A GROUP has been set up to save a village pub near Wem which closed at the end of September due to rising costs.

The Horse and Jockey in Ellesmere Road in Northwood closed after the pub had become too expensive to run. Now the group Friends of the Horse and Jockey hope to be able to save it.

A meeting was held to discuss the future of the pub on Thursday, October 20 in the Dickin Arms in Loppington.

Louise Paton is involved in the campaign to prevent the pub from closing permanently and said the pub was one of only two community venues in the village.

"We have really good relations in the village with the Northwood Methodist chapel and the chapel allow us to use their chapel for a number of village events," she said.

"But obviously as a chapel, there are certain types of village events which it is not suitable for and nor would we want to impose on the chapel things which it is not set up to do.

"The only other community venue which was incredibly attended and well loved was the pub."

She added: "It was a proper local pub, but it also had really rich visiting groups.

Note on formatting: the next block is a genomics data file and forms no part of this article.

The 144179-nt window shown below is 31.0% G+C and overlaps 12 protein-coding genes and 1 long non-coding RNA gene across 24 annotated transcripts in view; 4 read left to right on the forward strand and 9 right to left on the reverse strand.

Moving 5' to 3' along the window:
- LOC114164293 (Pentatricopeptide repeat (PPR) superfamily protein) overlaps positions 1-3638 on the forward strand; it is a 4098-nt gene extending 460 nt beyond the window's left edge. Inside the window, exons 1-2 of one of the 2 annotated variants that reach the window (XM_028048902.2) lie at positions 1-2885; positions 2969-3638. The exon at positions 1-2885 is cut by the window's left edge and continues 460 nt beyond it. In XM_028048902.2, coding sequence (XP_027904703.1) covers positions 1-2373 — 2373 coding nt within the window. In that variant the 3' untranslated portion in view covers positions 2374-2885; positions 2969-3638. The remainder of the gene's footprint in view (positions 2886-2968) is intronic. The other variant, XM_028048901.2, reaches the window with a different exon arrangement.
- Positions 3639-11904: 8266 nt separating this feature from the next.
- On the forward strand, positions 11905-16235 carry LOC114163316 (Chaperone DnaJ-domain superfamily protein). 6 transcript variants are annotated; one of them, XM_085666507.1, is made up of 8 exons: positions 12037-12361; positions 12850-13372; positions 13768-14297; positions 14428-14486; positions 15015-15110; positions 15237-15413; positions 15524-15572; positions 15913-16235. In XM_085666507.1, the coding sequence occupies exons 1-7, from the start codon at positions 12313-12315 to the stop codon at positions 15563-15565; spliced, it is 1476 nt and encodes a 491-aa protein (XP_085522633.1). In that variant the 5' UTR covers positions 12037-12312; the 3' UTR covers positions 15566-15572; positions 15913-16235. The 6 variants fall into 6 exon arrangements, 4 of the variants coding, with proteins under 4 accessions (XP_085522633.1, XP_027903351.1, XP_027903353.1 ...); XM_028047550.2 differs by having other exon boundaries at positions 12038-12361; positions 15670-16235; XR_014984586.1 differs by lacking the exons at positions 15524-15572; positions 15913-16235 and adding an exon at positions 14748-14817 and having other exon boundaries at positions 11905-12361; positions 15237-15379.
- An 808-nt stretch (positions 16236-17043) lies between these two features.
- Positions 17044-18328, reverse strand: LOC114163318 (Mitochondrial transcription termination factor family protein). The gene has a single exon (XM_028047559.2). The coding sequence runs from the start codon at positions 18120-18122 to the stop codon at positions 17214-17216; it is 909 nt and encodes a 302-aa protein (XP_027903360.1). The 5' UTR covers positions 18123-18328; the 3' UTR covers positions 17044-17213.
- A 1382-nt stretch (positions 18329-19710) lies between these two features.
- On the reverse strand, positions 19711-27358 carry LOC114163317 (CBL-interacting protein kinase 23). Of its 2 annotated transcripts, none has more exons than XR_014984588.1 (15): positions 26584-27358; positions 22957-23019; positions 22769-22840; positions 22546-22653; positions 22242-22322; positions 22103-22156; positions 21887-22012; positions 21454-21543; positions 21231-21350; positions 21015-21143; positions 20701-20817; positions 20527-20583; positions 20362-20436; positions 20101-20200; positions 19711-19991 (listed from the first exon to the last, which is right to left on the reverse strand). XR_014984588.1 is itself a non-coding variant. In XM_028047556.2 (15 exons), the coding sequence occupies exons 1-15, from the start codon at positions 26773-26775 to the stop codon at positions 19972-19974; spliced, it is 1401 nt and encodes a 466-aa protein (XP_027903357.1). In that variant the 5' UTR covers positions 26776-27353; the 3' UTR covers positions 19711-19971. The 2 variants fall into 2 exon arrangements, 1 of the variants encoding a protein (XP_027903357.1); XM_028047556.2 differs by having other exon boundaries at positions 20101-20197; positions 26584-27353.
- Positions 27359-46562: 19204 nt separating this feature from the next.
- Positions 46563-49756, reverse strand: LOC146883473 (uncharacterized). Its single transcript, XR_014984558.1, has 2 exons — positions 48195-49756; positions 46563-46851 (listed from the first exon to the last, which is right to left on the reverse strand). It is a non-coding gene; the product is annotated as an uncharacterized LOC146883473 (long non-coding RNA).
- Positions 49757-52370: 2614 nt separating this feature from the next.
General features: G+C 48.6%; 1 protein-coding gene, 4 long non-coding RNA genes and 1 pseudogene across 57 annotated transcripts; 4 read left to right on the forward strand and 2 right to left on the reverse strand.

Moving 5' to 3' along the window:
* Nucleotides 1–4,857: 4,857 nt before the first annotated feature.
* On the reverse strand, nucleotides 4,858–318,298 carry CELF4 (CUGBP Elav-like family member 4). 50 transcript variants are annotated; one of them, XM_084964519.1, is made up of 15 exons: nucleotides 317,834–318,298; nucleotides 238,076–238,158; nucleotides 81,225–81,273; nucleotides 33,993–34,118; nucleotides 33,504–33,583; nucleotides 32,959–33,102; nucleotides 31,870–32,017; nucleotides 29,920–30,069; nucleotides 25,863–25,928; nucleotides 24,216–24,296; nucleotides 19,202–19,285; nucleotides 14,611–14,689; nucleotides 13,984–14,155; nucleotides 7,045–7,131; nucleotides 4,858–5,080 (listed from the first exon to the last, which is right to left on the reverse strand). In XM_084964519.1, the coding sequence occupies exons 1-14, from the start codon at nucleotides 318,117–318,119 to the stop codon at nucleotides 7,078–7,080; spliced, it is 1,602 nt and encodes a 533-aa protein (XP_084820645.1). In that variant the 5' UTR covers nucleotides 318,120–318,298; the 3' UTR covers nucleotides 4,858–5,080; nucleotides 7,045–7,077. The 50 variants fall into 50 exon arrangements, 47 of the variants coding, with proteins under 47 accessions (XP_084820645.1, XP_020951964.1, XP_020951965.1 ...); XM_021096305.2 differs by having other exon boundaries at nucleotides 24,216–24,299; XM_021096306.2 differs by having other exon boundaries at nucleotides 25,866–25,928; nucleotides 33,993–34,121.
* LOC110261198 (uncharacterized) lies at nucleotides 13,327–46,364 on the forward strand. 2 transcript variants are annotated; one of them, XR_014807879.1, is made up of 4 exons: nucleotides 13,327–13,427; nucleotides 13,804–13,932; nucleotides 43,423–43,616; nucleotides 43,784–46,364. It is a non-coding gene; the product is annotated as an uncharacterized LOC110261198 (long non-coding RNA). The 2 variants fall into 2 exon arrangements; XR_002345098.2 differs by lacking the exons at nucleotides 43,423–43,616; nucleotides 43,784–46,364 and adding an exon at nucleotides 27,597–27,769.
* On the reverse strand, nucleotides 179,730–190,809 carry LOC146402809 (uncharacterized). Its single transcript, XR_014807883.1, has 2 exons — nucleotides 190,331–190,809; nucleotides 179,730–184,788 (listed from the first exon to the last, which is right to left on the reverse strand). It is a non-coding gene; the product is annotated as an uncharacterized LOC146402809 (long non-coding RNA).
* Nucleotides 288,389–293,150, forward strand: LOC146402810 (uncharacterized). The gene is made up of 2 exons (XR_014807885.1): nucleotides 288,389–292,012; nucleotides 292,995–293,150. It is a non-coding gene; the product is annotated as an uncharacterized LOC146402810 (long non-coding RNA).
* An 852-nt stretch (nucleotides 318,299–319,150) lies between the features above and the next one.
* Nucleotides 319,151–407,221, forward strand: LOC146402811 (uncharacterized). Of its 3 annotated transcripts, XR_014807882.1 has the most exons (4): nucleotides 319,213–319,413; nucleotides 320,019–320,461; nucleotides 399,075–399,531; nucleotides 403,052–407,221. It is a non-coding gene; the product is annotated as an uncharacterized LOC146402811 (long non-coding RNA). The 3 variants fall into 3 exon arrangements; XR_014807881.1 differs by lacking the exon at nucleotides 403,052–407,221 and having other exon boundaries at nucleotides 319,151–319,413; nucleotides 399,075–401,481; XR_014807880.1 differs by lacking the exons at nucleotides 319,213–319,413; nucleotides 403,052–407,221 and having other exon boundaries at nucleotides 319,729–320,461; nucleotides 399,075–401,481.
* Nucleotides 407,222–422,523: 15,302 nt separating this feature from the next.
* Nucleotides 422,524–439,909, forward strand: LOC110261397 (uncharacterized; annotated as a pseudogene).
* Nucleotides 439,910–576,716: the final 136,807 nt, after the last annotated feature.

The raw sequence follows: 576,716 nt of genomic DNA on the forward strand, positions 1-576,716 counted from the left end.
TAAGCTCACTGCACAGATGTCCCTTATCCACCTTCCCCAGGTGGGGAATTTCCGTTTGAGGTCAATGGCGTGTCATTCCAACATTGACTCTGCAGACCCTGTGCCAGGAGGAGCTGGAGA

"There were people from nearby campsites and there were people who came to visit people in the village from different areas of the country and it has been very loved by a huge range of people."

Louise paid tribute to the previous owners, Dawn Davies, her husband Derren and their daughters Taylor and Kaitlin.

"The Davies' as a family have been superb landlords and landladies," she said.

"They did remarkable things for the village, they took it over in November 2020 about a week before Boris Johnson declared the second lockdown.

"When they were able to open back up again, they made a real effort to make the outside area nice and welcoming and comfortable.

"They were such fantastic hosts, it was brilliant."

The plight of the Horse and Jockey pub was recently raised in Parliament by the MP for North Shropshire, Helen Morgan and she asked about the Government's assistance package.

She said: "The Horse and Jockey pub in Northwood in my constituency closed before the government's assistance package was announced.

"It's one of many businesses that will not be continuing beyond April.

"And there are many others that manage to remain open, who are struggling to secure bank facilities, struggling to reassure suppliers, struggling to reassure customers, because businesses need certainty to be able to thrive.

"So I'd like to understand from the minister what the government is going to do to provide some certainty for these critical businesses beyond the winter period?"